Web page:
7. It may be interesting to some readers to note that, though some carnivores (especially canids & felids) exhibit coordinated group hunting as is common in humans and that may occur in chimpanzees (Pan troglodytes), on balance temporal, energetic, and other costs, ceteris paribus, constrain hunting strategies to opportunism (CB Jones, unpublished). Again, long story.
    8. It may be interesting to some readers, also, to be reminded that body mass for large mammals usually correlates with generalist strategies eg opportunistic hunting (niche breadth may be either relatively narrow or relatively wide).
    9. Caveats are in order relative to comparisons and contrasts between the two cases: among habitat countries, Belize is among the wealthiest and most environmentally conscious (these factors are, self-evidently related to each other). Unless I am mistaken, BZ has the highest proportion of remaining forest cover compared to any other CA country (including MX in NA, also). One obvious point is that many more citizens in Belize are able to procure an adequate diet, including protein components, compared to The Malagasy Republic.
    10. I do not recall reading about this topic in the report on lemur hunting; however, in my experience, I received much more support for the project described here from the BZ department of wildlife and resources than from NGOs. This, also, is a long story.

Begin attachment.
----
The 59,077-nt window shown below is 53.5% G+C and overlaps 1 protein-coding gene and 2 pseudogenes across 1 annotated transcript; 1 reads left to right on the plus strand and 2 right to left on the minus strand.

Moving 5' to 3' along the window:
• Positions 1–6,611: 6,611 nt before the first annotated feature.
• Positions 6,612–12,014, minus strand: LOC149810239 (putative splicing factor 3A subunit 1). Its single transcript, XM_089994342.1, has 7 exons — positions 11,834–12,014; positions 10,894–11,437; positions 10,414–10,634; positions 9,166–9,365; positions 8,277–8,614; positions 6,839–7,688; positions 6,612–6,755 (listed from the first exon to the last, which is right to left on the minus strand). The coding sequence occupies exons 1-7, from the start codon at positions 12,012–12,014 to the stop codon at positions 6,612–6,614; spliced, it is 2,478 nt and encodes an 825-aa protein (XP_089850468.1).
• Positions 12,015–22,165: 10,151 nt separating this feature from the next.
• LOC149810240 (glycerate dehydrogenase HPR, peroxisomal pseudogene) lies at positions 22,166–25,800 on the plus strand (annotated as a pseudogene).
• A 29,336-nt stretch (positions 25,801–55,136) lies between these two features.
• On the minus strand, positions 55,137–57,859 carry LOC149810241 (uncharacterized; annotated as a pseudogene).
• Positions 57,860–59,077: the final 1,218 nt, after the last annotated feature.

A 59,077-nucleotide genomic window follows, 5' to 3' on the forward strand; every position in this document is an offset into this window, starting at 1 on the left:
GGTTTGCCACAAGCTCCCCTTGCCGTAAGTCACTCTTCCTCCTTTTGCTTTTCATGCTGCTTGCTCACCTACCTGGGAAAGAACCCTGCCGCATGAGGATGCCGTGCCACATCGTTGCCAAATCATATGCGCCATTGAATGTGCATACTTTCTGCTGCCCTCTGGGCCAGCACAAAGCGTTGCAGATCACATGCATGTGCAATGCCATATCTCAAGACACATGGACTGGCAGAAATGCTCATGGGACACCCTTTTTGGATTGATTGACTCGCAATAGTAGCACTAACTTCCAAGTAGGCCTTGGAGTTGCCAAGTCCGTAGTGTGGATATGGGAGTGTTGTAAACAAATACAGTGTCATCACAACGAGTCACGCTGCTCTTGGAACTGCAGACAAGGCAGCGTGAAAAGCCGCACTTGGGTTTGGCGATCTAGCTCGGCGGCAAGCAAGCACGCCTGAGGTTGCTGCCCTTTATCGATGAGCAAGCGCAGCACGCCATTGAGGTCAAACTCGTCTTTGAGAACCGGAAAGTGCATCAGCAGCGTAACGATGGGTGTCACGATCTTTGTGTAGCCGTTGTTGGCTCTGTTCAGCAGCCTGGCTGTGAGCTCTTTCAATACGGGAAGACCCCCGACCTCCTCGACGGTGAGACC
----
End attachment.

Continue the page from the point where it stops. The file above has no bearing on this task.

11. The hunting landscape and story have changed rapidly and radically in the past 15 y by immigrants to BZ who do not honor the Mayan Code. Some of these immigrants are legal (Chinese), some are not (illegals crossing the border from Honduras). A serious border dispute has persisted for decades with Guatemala in SW Belize. Hunting is likely to occur in this region, also, and, as well, because Guatemalan campesinos cryptically cross the “border” along this N-S “border” to cull the valuable xate plant, sometimes remaining on the BZ side in makeshift campsites. Clearly, these men must eat.
    12. An added detail, BTW, is that British soldiers stationed in BZ reputedly kill monkeys recreationally. I have often seen these men at the airport, on the streets of Belize City, in San Ignacio and other hamlets, as well as in bars. They are a bored young lot seeking many diversions.
    Twitter: http://twitter.com/cbjones1943

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  2. Pingback: Madagascar’s Lemurs, Sacred No More – New York Times (blog)Nouvelles du monde | Nouvelles du monde